I have always been under the impression that Americans bow to no one. Their history is deeply rooted in their rebellion against the British empire and their rejection of the British throne. The US constitution, forged in this period of time, reflects the desire on the part of the writers to do away with a corrupt dictatorship. The balancing of executive, legislative and judicial powers is certainly one of the greatest triumphs of the Republic's early days.
It is supremely ironic, therefore, that the executive branch of government - the President - has become essentially a new-age monarchy under George W. Bush. For all America's democratic and legislative laws, Americans generally support the cult of the individual. Thus, those with positions of power are given reverential treatment, whether they are politicians or corporate CEOs. Whenever I catch "Nightly Business Report" (NPR) there is often an interview with a high-paid CEO about his company and his plans and so on. What is striking is the deferential nature of the interviewers - apart from calling the CEO "sir", there is no attempt to ask deeper, more probing questions or to question the man's assumptions (it usually is a man). Despite being affiliated with PBS, NPR is quite business friendly.
This leadership cult is also present in the church ministry books that I sometimes see in Christian bookshops. The modern church pastor is essentially seen as a CEO in these books, and should be given support and obedience because he is the one that God has chosen to be in that position.
But there was a very good reason that the writers of the constitution separated powers so cleanly - the natural tendency for corruption. Their experience of monarchial rule under the British throne was so onerous they could see just how unfair executive power can be if it is given too much power. Yet it appears as though this modern "leadership cult" has blinded many to the excesses that have typified the current President.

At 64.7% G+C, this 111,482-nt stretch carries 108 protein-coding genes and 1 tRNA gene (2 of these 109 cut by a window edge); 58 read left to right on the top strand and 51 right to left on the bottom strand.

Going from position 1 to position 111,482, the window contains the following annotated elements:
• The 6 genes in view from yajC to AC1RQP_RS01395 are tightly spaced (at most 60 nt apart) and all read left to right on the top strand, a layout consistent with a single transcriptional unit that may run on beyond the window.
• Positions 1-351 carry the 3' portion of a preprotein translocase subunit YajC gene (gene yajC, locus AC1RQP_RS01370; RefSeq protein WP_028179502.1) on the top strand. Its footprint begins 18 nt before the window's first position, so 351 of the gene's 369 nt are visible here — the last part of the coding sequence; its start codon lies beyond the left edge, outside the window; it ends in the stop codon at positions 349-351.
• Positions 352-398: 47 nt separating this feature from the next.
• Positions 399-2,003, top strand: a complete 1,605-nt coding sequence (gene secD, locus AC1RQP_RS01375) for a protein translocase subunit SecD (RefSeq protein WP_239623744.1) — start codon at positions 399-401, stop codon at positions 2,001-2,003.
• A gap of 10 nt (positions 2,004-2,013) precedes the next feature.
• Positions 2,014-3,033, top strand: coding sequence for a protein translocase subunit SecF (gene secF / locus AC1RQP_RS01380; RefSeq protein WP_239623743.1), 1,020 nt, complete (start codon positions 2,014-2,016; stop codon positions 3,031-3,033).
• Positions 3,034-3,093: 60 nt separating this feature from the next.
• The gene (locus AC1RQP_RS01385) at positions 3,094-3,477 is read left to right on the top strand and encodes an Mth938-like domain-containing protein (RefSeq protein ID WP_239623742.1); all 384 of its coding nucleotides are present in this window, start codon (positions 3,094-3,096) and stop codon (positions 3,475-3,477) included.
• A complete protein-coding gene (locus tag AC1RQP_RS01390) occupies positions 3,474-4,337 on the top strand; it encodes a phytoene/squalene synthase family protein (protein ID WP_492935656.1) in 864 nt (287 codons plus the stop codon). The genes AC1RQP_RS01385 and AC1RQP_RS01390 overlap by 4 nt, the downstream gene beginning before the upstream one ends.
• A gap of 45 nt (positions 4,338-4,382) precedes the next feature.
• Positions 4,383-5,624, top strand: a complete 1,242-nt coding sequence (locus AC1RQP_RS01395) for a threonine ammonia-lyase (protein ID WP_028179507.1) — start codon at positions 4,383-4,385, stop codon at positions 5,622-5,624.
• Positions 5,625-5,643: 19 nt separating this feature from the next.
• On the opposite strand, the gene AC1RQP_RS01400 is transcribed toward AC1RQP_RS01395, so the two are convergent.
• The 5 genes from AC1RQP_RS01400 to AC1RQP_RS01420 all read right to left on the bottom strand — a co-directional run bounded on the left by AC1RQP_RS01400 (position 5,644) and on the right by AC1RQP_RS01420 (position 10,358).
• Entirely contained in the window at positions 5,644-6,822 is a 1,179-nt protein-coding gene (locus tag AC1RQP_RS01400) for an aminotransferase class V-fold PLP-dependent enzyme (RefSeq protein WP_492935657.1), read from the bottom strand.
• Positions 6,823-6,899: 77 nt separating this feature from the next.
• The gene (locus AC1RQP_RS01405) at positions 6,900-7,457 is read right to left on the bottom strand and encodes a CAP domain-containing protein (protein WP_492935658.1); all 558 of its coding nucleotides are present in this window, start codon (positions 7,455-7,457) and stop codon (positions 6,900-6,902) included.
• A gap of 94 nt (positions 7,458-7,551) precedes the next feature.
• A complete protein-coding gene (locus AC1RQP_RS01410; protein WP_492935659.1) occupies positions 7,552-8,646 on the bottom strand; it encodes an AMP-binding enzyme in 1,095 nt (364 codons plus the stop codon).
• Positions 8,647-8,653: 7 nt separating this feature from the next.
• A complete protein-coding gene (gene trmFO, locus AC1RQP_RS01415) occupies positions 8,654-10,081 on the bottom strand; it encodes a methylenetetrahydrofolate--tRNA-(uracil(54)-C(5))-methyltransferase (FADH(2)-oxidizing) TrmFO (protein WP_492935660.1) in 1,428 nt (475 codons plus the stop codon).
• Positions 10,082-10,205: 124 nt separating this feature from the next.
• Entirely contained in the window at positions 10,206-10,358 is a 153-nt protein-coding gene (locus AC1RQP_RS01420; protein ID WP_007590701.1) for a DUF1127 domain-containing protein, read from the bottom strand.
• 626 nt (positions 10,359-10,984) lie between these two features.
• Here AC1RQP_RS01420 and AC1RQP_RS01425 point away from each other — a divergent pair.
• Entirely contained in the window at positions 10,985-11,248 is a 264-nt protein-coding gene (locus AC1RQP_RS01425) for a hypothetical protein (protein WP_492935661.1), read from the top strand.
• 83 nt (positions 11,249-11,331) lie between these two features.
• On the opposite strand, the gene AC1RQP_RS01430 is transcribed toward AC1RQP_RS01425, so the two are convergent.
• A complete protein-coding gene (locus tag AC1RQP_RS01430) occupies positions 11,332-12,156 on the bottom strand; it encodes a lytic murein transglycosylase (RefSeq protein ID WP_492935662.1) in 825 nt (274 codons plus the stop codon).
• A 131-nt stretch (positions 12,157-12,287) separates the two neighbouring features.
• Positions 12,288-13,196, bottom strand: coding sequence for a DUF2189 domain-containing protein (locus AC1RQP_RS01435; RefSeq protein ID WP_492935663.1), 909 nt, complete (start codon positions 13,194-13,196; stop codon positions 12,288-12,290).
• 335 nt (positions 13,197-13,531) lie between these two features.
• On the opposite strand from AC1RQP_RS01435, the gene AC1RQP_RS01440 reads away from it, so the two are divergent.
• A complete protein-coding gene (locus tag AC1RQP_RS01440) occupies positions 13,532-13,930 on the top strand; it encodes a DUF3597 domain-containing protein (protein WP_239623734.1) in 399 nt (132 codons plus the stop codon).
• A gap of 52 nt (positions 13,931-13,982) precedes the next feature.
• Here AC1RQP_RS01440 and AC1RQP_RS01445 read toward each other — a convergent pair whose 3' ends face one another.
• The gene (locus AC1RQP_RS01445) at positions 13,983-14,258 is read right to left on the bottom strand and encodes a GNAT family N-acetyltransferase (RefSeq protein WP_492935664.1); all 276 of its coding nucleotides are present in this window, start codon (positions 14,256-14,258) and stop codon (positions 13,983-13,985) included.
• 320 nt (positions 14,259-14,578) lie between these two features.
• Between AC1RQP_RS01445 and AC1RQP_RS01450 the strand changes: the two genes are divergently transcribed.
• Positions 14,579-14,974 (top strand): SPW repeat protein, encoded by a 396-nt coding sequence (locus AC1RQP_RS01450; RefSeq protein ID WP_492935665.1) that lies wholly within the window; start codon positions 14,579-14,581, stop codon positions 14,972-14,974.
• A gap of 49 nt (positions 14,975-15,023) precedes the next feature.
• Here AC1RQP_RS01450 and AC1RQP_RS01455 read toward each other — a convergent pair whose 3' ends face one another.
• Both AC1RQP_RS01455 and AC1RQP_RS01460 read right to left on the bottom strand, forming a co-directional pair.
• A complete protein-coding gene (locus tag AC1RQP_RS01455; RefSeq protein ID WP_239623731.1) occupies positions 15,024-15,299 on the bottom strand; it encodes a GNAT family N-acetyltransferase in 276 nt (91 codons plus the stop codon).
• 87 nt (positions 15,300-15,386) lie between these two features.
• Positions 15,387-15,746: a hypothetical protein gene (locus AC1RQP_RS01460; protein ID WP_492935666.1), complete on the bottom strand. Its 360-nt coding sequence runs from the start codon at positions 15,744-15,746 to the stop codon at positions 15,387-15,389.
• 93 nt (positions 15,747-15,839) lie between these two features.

Much of the President's defence has been based upon the idea that "it was necessary to break the rules in order to safeguard America". I don't buy this explanation, simply because it is not solely up to the president to safeguard America. Nor is it reasonable to have a direct say in how law enforcement departments run themselves.
In my opinion, Bush's revelation that he had authorised illegal surveillances on US citizens is merely the icing on the cake. The invasion of Iraq, which was a popular but indefensible act, convinced me that the President was abusing his position for his own ends. He was both acting out of malice and making huge mistakes in judgement.
When Richard Nixon eventually fell on his sword, congress had made its mind up that it needed to use its not inconsiderable muscle to limit presidential power. Jimmy Carter was the main target of this new decision by congress, but the new situation helped neither his presidency nor the country in general. Congressional foresight may not have been very good during this period of history, but at least they made the right decision - after all, who wants another Richard Nixon?
But now we have a president who is now considered by many to be worse than Nixon - worse, in fact, than any other president in US history. I am supremely confident that 10-20 years from now this opinion will continue to be vindicated by historians and experts and the general populance.
So what to do? There is only one real solution - impeach both George Bush and Dick Cheney and remove them from office. After that, congress should appoint an Acting President to keep the oval office seat warm until the 2008 presidential elections.
The madness of King George has gone on long enough. While impeachment brings shame and embarrassment to America, to not impeach him will be even worse. It is time that congress stood up for what is right, rather than for what is expedient.
© 2005 Neil McKenzie Cameron, http://one-salient-oversight.blogspot.com/
This work is licensed under a Creative Commons Attribution 2.5 License.